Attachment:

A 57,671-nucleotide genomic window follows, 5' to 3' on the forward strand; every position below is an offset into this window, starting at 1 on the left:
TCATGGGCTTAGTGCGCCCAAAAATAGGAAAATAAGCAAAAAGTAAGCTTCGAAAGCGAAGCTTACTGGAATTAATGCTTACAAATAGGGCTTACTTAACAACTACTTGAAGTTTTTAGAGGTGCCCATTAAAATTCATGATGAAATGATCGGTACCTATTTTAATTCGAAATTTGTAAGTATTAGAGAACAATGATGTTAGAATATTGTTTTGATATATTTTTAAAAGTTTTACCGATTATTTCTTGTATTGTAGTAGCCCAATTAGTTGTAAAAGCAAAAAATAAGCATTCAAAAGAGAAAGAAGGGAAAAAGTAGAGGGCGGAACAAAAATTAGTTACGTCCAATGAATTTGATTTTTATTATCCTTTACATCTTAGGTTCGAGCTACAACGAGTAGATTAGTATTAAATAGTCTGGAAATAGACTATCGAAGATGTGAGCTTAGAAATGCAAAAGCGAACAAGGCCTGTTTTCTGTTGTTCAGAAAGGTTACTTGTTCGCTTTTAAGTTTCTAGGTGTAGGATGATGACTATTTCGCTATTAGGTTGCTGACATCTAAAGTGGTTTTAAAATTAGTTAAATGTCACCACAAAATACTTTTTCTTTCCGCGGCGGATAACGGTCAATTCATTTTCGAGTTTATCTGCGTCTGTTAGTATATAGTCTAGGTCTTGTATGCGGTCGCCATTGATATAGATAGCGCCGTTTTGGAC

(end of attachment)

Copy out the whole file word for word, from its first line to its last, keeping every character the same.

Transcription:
A 57,671-nucleotide genomic window follows, 5' to 3' on the forward strand; every position below is an offset into this window, starting at 1 on the left:
TCATGGGCTTAGTGCGCCCAAAAATAGGAAAATAAGCAAAAAGTAAGCTTCGAAAGCGAAGCTTACTGGAATTAATGCTTACAAATAGGGCTTACTTAACAACTACTTGAAGTTTTTAGAGGTGCCCATTAAAATTCATGATGAAATGATCGGTACCTATTTTAATTCGAAATTTGTAAGTATTAGAGAACAATGATGTTAGAATATTGTTTTGATATATTTTTAAAAGTTTTACCGATTATTTCTTGTATTGTAGTAGCCCAATTAGTTGTAAAAGCAAAAAATAAGCATTCAAAAGAGAAAGAAGGGAAAAAGTAGAGGGCGGAACAAAAATTAGTTACGTCCAATGAATTTGATTTTTATTATCCTTTACATCTTAGGTTCGAGCTACAACGAGTAGATTAGTATTAAATAGTCTGGAAATAGACTATCGAAGATGTGAGCTTAGAAATGCAAAAGCGAACAAGGCCTGTTTTCTGTTGTTCAGAAAGGTTACTTGTTCGCTTTTAAGTTTCTAGGTGTAGGATGATGACTATTTCGCTATTAGGTTGCTGACATCTAAAGTGGTTTTAAAATTAGTTAAATGTCACCACAAAATACTTTTTCTTTCCGCGGCGGATAACGGTCAATTCATTTTCGAGTTTATCTGCGTCTGTTAGTATATAGTCTAGGTCTTGTATGCGGTCGCCATTGATATAGATAGCGCCGTTTTGGAC